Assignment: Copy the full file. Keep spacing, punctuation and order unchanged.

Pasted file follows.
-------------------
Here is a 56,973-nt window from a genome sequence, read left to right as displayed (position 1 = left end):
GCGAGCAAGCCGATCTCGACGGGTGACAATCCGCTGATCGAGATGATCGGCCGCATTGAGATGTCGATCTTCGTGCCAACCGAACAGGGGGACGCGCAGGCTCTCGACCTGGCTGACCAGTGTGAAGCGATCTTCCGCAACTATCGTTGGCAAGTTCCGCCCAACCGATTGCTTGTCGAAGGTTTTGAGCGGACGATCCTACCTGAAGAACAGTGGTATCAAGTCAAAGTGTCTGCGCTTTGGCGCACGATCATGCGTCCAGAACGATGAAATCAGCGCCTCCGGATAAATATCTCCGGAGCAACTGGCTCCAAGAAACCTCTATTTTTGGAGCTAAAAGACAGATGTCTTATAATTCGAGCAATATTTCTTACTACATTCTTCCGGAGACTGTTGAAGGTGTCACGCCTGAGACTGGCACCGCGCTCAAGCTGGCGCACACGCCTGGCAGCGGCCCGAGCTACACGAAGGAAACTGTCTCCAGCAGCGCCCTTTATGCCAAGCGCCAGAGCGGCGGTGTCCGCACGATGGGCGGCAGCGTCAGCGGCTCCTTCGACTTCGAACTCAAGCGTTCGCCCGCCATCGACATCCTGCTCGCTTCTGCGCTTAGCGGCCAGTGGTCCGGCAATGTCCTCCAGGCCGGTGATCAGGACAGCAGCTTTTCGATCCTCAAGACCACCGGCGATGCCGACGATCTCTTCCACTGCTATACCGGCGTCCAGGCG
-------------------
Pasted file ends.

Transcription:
Here is a 56,973-nt window from a genome sequence, read left to right as displayed (position 1 = left end):
GCGAGCAAGCCGATCTCGACGGGTGACAATCCGCTGATCGAGATGATCGGCCGCATTGAGATGTCGATCTTCGTGCCAACCGAACAGGGGGACGCGCAGGCTCTCGACCTGGCTGACCAGTGTGAAGCGATCTTCCGCAACTATCGTTGGCAAGTTCCGCCCAACCGATTGCTTGTCGAAGGTTTTGAGCGGACGATCCTACCTGAAGAACAGTGGTATCAAGTCAAAGTGTCTGCGCTTTGGCGCACGATCATGCGTCCAGAACGATGAAATCAGCGCCTCCGGATAAATATCTCCGGAGCAACTGGCTCCAAGAAACCTCTATTTTTGGAGCTAAAAGACAGATGTCTTATAATTCGAGCAATATTTCTTACTACATTCTTCCGGAGACTGTTGAAGGTGTCACGCCTGAGACTGGCACCGCGCTCAAGCTGGCGCACACGCCTGGCAGCGGCCCGAGCTACACGAAGGAAACTGTCTCCAGCAGCGCCCTTTATGCCAAGCGCCAGAGCGGCGGTGTCCGCACGATGGGCGGCAGCGTCAGCGGCTCCTTCGACTTCGAACTCAAGCGTTCGCCCGCCATCGACATCCTGCTCGCTTCTGCGCTTAGCGGCCAGTGGTCCGGCAATGTCCTCCAGGCCGGTGATCAGGACAGCAGCTTTTCGATCCTCAAGACCACCGGCGATGCCGACGATCTCTTCCACTGCTATACCGGCGTCCAGGCG